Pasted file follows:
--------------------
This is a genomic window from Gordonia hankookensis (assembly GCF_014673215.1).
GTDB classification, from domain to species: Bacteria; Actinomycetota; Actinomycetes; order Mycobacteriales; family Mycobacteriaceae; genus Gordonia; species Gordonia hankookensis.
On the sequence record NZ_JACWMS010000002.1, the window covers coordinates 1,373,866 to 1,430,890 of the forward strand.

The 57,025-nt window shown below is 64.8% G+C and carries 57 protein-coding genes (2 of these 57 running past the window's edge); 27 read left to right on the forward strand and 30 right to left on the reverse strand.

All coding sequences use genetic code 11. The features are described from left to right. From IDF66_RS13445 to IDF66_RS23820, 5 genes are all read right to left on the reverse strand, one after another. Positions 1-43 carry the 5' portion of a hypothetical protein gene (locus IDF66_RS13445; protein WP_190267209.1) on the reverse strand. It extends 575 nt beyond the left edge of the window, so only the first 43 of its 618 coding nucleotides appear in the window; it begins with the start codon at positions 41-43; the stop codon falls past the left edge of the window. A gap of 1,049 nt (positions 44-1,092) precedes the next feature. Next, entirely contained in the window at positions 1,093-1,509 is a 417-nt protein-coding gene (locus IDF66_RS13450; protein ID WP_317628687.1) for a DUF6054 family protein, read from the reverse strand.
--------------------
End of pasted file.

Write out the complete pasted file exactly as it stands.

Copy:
This is a genomic window from Gordonia hankookensis (assembly GCF_014673215.1).
GTDB classification, from domain to species: Bacteria; Actinomycetota; Actinomycetes; order Mycobacteriales; family Mycobacteriaceae; genus Gordonia; species Gordonia hankookensis.
On the sequence record NZ_JACWMS010000002.1, the window covers coordinates 1,373,866 to 1,430,890 of the forward strand.

The 57,025-nt window shown below is 64.8% G+C and carries 57 protein-coding genes (2 of these 57 running past the window's edge); 27 read left to right on the forward strand and 30 right to left on the reverse strand.

All coding sequences use genetic code 11. The features are described from left to right. From IDF66_RS13445 to IDF66_RS23820, 5 genes are all read right to left on the reverse strand, one after another. Positions 1-43 carry the 5' portion of a hypothetical protein gene (locus IDF66_RS13445; protein WP_190267209.1) on the reverse strand. It extends 575 nt beyond the left edge of the window, so only the first 43 of its 618 coding nucleotides appear in the window; it begins with the start codon at positions 41-43; the stop codon falls past the left edge of the window. A gap of 1,049 nt (positions 44-1,092) precedes the next feature. Next, entirely contained in the window at positions 1,093-1,509 is a 417-nt protein-coding gene (locus IDF66_RS13450; protein ID WP_317628687.1) for a DUF6054 family protein, read from the reverse strand.